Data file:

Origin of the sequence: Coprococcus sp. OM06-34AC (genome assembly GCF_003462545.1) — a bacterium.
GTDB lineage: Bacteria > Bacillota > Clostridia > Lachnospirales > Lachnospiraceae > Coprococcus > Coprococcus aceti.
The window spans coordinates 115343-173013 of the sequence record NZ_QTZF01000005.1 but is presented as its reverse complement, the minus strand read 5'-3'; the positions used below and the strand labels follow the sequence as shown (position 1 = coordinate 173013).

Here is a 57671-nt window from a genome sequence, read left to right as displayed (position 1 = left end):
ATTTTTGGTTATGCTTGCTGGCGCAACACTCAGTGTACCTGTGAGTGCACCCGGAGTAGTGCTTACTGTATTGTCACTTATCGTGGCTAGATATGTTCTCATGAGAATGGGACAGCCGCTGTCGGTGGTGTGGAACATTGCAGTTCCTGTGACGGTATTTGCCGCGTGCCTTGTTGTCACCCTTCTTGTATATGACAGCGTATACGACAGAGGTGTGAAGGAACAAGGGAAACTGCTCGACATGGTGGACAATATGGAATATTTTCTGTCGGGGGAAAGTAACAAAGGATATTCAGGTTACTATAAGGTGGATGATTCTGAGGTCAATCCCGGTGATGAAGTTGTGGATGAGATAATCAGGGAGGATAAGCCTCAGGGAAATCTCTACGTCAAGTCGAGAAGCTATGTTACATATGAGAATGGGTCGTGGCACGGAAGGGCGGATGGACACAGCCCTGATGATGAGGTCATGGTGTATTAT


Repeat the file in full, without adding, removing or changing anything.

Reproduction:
Origin of the sequence: Coprococcus sp. OM06-34AC (genome assembly GCF_003462545.1) — a bacterium.
GTDB lineage: Bacteria > Bacillota > Clostridia > Lachnospirales > Lachnospiraceae > Coprococcus > Coprococcus aceti.
The window spans coordinates 115343-173013 of the sequence record NZ_QTZF01000005.1 but is presented as its reverse complement, the minus strand read 5'-3'; the positions used below and the strand labels follow the sequence as shown (position 1 = coordinate 173013).

Here is a 57671-nt window from a genome sequence, read left to right as displayed (position 1 = left end):
ATTTTTGGTTATGCTTGCTGGCGCAACACTCAGTGTACCTGTGAGTGCACCCGGAGTAGTGCTTACTGTATTGTCACTTATCGTGGCTAGATATGTTCTCATGAGAATGGGACAGCCGCTGTCGGTGGTGTGGAACATTGCAGTTCCTGTGACGGTATTTGCCGCGTGCCTTGTTGTCACCCTTCTTGTATATGACAGCGTATACGACAGAGGTGTGAAGGAACAAGGGAAACTGCTCGACATGGTGGACAATATGGAATATTTTCTGTCGGGGGAAAGTAACAAAGGATATTCAGGTTACTATAAGGTGGATGATTCTGAGGTCAATCCCGGTGATGAAGTTGTGGATGAGATAATCAGGGAGGATAAGCCTCAGGGAAATCTCTACGTCAAGTCGAGAAGCTATGTTACATATGAGAATGGGTCGTGGCACGGAAGGGCGGATGGACACAGCCCTGATGATGAGGTCATGGTGTATTAT